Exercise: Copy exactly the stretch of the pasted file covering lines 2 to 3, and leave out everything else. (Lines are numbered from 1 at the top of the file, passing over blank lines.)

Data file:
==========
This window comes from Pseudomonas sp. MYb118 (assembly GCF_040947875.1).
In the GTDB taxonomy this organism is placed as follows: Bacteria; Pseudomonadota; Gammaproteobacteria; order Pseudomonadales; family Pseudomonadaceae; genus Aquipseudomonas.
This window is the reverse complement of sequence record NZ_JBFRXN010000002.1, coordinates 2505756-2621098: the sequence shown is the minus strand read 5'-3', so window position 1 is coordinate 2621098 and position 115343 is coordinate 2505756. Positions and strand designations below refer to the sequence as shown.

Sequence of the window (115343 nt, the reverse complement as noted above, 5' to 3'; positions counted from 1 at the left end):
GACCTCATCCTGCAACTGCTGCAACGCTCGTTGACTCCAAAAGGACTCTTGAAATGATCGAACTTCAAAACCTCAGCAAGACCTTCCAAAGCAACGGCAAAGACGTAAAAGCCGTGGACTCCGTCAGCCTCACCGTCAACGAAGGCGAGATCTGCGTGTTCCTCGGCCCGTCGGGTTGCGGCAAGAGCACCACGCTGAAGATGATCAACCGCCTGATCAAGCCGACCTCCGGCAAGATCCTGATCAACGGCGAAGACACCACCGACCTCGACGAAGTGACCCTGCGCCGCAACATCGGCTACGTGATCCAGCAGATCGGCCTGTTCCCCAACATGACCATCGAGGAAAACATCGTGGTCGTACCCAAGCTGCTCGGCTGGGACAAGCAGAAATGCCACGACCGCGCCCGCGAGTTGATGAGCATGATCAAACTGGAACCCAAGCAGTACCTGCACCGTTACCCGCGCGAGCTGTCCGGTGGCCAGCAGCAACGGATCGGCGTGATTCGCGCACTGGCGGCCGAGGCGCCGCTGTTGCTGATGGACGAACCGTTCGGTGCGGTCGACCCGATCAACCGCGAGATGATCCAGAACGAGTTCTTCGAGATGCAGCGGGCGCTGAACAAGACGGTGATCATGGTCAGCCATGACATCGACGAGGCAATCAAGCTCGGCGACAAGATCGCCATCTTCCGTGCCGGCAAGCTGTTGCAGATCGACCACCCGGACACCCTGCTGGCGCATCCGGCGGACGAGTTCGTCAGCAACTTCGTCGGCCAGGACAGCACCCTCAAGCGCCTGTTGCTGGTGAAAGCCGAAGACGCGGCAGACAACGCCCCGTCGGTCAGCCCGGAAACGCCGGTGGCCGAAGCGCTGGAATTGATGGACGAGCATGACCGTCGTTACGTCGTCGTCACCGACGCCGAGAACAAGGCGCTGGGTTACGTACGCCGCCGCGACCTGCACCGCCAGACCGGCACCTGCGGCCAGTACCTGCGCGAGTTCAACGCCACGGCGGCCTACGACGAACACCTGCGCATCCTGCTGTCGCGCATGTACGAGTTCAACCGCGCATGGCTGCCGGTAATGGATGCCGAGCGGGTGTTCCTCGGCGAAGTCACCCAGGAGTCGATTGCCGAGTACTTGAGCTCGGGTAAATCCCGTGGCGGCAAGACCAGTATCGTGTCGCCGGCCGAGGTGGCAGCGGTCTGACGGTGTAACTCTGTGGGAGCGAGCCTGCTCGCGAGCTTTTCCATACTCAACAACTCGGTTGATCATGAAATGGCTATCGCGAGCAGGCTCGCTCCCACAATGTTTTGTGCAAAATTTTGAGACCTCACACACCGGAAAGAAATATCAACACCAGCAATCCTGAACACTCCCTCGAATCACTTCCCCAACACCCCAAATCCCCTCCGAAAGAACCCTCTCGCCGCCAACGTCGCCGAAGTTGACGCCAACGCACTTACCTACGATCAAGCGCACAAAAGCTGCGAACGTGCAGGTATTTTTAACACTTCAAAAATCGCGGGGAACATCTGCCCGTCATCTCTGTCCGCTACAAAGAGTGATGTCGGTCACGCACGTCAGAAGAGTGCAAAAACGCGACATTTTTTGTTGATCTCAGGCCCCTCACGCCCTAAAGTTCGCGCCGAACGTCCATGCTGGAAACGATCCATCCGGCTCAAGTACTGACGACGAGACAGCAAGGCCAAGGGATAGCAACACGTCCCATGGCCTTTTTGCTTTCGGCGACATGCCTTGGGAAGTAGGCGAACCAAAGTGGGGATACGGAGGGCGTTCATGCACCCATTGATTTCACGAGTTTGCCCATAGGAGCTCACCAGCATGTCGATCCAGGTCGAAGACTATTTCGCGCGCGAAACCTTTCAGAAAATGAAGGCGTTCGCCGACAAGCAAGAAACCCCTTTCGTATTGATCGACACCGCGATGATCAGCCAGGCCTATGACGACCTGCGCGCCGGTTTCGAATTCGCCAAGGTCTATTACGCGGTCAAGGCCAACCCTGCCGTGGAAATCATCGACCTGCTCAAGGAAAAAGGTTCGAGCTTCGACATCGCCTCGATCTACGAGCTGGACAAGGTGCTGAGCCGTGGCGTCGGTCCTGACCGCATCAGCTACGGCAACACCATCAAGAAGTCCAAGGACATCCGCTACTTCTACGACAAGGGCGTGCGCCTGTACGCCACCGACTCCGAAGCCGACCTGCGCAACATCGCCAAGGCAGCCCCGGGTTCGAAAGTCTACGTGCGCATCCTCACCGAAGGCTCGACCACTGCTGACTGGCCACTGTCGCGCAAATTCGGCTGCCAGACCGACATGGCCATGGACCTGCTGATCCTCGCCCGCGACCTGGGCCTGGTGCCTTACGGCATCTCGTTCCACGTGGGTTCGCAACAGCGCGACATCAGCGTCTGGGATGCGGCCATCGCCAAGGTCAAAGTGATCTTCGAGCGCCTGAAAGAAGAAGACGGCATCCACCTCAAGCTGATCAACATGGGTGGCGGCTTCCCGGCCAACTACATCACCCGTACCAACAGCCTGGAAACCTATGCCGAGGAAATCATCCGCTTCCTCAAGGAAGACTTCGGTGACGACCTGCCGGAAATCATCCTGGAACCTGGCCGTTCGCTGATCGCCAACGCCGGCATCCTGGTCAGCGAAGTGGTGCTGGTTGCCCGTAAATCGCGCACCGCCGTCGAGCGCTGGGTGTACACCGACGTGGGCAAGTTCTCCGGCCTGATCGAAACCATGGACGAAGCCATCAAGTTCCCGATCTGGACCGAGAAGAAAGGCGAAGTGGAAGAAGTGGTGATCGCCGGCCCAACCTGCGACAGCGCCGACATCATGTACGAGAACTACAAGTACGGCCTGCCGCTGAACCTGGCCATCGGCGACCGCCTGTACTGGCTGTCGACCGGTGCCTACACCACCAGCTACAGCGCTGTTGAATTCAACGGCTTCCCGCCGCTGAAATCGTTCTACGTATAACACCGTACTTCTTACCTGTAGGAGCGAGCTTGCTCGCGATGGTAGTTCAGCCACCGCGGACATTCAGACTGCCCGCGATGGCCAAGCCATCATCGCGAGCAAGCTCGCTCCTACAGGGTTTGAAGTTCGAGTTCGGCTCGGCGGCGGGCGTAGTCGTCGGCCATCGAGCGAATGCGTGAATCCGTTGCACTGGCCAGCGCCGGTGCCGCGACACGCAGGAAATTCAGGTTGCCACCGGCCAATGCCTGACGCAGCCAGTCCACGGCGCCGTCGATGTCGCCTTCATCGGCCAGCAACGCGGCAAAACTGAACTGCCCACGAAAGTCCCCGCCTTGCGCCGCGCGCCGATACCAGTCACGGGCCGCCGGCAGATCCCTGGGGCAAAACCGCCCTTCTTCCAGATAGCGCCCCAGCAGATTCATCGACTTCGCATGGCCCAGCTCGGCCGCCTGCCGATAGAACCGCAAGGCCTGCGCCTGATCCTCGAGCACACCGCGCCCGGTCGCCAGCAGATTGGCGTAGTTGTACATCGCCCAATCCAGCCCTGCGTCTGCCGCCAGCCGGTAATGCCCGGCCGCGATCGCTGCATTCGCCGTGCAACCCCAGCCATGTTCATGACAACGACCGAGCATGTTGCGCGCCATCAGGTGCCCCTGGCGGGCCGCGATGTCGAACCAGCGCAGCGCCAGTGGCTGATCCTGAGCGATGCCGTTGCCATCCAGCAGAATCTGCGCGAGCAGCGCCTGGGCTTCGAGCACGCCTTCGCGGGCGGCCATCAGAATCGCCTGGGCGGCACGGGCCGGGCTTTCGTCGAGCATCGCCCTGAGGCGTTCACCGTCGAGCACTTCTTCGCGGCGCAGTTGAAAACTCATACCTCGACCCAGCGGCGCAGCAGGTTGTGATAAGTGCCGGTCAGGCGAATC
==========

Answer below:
In the GTDB taxonomy this organism is placed as follows: Bacteria; Pseudomonadota; Gammaproteobacteria; order Pseudomonadales; family Pseudomonadaceae; genus Aquipseudomonas.
This window is the reverse complement of sequence record NZ_JBFRXN010000002.1, coordinates 2505756-2621098: the sequence shown is the minus strand read 5'-3', so window position 1 is coordinate 2621098 and position 115343 is coordinate 2505756. Positions and strand designations below refer to the sequence as shown.